The snow, especially when it’s like that, can be astonishingly beautiful. At this time of year, it’s important to remember that, because it’ll be here for a while longer – probably another solid month, and I assure you spring fever is building. Would love to see some of your birds in my backyard!

      • I was married 17 years before we decided to adopt!! And much as I love my son, I completely understand where you’re coming from! Children are beautiful but never easy!

        Do you get to see nocturnal birds – owls in particular? I love them but never get a chance to see them!

        • We do occasionally get to see owls; we get to hear them much more often. I know that a lot of folks don’t like them, but I’m a biology nerd, so I also love the chilling yips and howls of the coyotes we hear during summer nights. Tony and I have been very fortunate lately in spotting bald eagles – which is way more exciting than I ever thought it would be 😉
          We’re not ready for kids yet, and to everyone who’s every expressed concerns about be getting too old, we always say there’s adoption 🙂 I certainly don’t want to put myself in a place of regret…too much is at stake with children!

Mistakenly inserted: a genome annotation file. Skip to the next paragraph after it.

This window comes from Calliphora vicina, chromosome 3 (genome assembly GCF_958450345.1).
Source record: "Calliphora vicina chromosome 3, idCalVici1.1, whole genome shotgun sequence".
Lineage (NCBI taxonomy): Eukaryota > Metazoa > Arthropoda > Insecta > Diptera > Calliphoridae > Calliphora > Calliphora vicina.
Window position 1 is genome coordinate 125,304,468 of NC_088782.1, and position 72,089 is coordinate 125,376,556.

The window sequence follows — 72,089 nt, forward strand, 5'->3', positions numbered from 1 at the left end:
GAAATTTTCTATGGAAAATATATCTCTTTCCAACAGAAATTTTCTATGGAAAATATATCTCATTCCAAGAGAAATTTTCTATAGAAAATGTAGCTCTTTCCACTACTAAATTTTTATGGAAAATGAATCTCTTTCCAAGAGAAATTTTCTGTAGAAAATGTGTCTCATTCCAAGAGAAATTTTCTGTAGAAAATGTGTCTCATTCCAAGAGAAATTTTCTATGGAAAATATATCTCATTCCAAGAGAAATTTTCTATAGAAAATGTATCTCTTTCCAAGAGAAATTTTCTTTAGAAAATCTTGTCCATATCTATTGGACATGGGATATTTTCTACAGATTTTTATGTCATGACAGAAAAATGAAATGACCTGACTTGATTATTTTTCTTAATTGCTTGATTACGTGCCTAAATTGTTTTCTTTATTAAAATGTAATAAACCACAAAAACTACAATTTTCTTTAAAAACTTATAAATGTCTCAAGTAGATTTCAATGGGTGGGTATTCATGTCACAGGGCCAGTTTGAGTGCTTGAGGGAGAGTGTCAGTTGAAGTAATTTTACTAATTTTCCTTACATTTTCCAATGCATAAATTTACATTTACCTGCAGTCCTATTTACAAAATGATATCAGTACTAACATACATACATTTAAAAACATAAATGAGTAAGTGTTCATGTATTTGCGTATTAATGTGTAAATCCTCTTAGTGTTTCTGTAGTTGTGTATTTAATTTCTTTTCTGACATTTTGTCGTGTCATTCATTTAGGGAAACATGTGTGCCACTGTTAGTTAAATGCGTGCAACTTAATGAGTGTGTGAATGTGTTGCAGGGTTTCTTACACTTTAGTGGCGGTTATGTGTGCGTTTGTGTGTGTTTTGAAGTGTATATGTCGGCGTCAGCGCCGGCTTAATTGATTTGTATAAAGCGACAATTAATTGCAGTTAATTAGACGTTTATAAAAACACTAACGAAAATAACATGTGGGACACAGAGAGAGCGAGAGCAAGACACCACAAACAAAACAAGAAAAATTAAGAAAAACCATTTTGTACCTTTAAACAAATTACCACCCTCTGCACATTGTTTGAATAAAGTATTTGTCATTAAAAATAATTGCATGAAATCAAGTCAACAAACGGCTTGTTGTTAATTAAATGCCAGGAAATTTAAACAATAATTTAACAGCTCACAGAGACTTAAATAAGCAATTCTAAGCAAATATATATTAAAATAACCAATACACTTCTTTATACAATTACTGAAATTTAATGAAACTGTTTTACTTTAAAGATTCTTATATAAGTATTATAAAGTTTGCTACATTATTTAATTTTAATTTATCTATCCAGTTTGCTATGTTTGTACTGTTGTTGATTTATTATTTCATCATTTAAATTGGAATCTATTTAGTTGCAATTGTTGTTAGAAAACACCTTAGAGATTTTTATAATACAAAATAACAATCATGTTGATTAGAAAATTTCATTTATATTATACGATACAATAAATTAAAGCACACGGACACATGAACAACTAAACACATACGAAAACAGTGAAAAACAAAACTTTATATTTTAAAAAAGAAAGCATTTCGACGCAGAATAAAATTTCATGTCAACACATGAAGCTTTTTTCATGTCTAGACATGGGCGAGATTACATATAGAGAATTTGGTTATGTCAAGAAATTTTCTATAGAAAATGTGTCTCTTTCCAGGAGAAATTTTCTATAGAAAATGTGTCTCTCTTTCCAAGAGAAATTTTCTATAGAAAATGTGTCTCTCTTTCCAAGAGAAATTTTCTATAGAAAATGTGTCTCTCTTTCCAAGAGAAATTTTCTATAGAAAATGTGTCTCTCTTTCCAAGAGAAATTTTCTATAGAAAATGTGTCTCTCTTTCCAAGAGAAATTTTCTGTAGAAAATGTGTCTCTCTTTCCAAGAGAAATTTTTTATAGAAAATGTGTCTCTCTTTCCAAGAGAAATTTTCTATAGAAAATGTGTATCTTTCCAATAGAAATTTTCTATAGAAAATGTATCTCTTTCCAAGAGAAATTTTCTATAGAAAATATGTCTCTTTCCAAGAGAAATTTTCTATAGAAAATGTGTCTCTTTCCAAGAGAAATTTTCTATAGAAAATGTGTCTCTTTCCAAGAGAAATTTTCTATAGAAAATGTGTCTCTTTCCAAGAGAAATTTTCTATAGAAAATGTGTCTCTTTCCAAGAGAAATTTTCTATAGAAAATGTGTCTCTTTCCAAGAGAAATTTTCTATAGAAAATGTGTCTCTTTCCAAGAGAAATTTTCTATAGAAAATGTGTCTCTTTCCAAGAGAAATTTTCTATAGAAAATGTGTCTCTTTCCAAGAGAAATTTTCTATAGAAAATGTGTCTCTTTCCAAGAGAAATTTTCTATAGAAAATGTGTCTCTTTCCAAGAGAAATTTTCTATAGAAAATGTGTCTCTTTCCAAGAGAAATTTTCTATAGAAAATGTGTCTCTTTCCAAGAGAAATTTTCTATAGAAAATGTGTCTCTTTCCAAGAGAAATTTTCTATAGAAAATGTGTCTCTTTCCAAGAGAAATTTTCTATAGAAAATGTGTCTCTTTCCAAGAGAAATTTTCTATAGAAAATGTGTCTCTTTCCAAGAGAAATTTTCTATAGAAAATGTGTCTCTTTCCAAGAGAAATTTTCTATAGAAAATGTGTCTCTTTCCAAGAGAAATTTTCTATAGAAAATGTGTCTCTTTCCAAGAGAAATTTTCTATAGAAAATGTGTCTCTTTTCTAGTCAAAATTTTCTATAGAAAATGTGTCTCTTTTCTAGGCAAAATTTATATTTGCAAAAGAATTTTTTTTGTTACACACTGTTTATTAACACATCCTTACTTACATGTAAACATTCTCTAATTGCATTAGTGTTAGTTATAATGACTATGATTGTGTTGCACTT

• Coyotes and bald eagles…sigh…that’s how I want to live! We have black kites here and one lucky day I had a young adult pose for me just outside my window!! I got some great shots up close 🙂

            We adopted when I was 40 and although I tire more easily than say a 20 or 30 yr old…I know it was wise that we waited coz I did a lot of the stuff I wanted to do before he came along and I felt ready and ‘able’ to be a good parent. Don’t worry about anyone else…you’ll know when it’s right and that’s all that matters 🙂

  3. Kinda glad I’m so late picking up on blog reading that I get to circle back around to this one after the kid commentary 🙂 Doubly insightful read.

    Keep going back to look at that last picture. And look how happy little boy looks! 🙂 *swoon*
    Thanks again!

    • I bet it is more insightful with your insider’s knowledge!
      And yes, those were some happy boys. Delirious most of the time, but definitely happy 🙂 (Remind me and I’ll get you hi-res versions of any photos you want!) And you’re welcome!